Mathematics Stack Exchange is a question and answer site for people studying math at any level and professionals in related fields. Join them; it only takes a minute:

Sign up
Here's how it works:
  1. Anybody can ask a question
  2. Anybody can answer
  3. The best answers are voted up and rise to the top

Theorem. Let $G$ be a finite, non-abelian $p$-group all of whose proper subgroups are abelian. Then $|G'|=p$.

Take a counterexample of minimal order. Assume that exist a $H$ such that $1<H<G'$.
Then (by $G'\leq \Phi (G) \leq Z(G)$) $H\vartriangleleft G$. From this we deduce we can assume $|G'|\leq p^2$.

Then? How am I supposed to continue?

Additional infos
$G'$ is elementary abelian since $G$ is Frattini-in-center.

share|cite|improve this question
We see this nice deduction when $|G|=p^3$ and the group is non-abelian and finite. – Babak S. Dec 24 '12 at 16:46
May I know why should $\Phi(G)<Z(G)$? – Babak S. Dec 24 '12 at 16:56
Since $G$ isn't abelian we can find two distinct maximal subgroups (each of one is abelian), say $U1, U2$. Then $<U1,U2>=G$. The intersection of $U1$ and $U2$ is central. Am I wrong? – W4cc0 Dec 24 '12 at 16:58
Sorry, I missed the "equals" above :D – W4cc0 Dec 24 '12 at 17:10
It just looked funny: two lines before the end the line ends with a left parentheses "(", so I all the time thought you meant $\,\Phi(G)\leq Z(G)H\,$...the right, closing, parentheses looked like a typo. Perhaps it'd be a good idea to jump a line there. – DonAntonio Dec 24 '12 at 17:52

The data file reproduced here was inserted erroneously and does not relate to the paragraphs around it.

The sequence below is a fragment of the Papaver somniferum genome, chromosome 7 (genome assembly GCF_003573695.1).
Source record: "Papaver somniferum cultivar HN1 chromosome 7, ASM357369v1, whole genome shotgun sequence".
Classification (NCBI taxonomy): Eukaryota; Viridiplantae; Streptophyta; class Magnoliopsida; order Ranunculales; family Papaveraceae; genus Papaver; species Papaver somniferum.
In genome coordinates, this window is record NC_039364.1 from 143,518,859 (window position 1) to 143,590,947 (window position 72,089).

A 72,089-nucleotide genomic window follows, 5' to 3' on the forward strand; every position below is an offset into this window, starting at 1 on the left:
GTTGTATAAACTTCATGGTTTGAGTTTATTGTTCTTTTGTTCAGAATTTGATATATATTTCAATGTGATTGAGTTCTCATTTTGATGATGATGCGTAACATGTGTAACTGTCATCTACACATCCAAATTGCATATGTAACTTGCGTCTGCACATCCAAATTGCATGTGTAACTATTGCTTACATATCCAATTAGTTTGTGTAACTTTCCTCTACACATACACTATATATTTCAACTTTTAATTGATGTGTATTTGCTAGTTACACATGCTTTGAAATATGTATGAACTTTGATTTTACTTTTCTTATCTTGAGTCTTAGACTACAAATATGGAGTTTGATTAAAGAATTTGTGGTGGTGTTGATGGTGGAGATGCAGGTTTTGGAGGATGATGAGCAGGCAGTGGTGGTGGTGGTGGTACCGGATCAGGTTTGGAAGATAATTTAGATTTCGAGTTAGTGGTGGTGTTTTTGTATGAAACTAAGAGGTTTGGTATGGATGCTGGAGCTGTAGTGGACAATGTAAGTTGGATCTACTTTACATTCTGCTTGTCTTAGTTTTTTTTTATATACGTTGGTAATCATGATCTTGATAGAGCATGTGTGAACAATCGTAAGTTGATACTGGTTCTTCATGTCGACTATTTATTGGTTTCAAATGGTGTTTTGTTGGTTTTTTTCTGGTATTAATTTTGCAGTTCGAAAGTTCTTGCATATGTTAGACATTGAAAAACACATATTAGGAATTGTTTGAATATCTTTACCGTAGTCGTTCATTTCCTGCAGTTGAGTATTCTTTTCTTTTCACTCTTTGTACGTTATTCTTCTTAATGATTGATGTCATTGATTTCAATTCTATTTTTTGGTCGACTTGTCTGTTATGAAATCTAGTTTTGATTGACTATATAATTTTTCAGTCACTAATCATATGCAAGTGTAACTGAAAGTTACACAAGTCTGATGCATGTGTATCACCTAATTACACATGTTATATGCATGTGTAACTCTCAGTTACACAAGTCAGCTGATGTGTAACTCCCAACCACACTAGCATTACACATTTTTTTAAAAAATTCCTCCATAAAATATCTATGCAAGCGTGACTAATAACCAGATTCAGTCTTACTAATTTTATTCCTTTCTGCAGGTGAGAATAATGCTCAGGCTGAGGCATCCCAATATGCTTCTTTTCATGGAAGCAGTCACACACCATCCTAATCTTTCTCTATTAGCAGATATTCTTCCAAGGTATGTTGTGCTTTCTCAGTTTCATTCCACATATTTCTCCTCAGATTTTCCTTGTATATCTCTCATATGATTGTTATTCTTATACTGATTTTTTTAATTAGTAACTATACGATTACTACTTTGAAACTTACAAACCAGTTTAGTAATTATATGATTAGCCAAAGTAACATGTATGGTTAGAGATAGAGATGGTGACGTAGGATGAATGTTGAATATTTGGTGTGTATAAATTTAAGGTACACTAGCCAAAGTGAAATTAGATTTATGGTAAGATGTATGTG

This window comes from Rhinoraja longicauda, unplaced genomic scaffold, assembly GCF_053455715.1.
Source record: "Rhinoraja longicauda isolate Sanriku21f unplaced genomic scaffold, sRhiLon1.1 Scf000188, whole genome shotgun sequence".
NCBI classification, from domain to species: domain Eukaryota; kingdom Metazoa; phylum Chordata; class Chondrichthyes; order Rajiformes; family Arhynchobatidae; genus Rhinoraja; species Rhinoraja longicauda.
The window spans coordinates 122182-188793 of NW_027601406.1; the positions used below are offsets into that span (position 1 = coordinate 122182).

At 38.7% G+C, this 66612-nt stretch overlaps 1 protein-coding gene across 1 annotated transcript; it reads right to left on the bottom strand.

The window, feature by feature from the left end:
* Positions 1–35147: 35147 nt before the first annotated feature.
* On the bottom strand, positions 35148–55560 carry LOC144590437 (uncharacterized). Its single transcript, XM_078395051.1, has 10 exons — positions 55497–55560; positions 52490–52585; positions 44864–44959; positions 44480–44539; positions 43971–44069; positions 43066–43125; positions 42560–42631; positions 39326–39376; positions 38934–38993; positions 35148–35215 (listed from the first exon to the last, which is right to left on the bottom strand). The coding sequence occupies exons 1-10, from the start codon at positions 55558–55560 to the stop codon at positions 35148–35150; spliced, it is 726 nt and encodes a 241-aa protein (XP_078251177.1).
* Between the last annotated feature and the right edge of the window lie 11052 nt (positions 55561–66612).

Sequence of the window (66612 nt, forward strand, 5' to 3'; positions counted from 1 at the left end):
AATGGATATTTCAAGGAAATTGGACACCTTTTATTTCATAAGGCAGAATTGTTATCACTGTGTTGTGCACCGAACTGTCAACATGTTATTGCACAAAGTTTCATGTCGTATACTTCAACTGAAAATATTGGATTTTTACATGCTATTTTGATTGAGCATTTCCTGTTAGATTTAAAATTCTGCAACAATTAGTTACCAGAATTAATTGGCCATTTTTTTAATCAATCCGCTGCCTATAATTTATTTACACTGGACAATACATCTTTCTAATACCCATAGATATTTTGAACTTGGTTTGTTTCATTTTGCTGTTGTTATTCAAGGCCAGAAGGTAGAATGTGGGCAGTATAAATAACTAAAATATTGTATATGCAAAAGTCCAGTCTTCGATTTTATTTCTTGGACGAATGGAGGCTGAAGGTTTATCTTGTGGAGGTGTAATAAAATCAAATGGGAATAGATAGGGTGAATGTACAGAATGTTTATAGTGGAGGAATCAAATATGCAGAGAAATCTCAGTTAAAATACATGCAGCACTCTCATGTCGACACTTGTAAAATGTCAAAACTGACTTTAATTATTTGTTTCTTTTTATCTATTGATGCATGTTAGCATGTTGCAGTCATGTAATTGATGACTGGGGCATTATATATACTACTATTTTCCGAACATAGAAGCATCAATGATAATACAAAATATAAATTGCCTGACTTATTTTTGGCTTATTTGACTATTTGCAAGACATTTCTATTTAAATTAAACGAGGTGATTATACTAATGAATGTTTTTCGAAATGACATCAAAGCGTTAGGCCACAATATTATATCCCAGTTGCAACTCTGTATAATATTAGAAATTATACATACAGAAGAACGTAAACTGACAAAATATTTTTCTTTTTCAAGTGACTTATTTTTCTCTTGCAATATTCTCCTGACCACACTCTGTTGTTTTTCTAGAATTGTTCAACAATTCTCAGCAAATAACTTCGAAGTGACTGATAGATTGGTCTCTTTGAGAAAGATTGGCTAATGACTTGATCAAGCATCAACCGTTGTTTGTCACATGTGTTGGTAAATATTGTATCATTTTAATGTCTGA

Have a look at page $6$ of Miller and Moreno.

share|cite|improve this answer
"As this subgroup and $s$ must generate $G$, it follows that the commutator subgroup of $G$ is of order $p$". "this subgroup" referes to $G_1$? In such a case: $[G, G]\leq [G_1 , s]$ (since $G$ is nilpotent). But then? How can we use the p-group-fact? – W4cc0 Dec 25 '12 at 11:29
up vote 3 down vote accepted

I was thinking... $G$ is a finite, nilpotent (so also soluble) group; so there exist a $G_1\vartriangleleft G$ such that $|G:G_1|=p$. $G$ is minimal non abelian, hence $G=<x, y>$. We can suppose $y\notin G_1$, but then there exist a $g\in G_1$ such that $y^n=xg$; so $G=<y,g>$. Then, as above, $G'=[G_1,y]$ and every $x\in G'$ is a product of element of the form $[y^{n_1}g^{m_1}...y^{n_t}g^{m_t}, y^c]$. Hence every $x\in G'$ has the form: $[g^m, y^s]=[g, y]^{k}$.
$G'$ is cyclic and elementary abelian, since $G$ is Frattini-in-center, so $|G'|=p$.

share|cite|improve this answer

Your Answer


By posting your answer, you agree to the privacy policy and terms of service.

Not the answer you're looking for? Browse other questions tagged or ask your own question.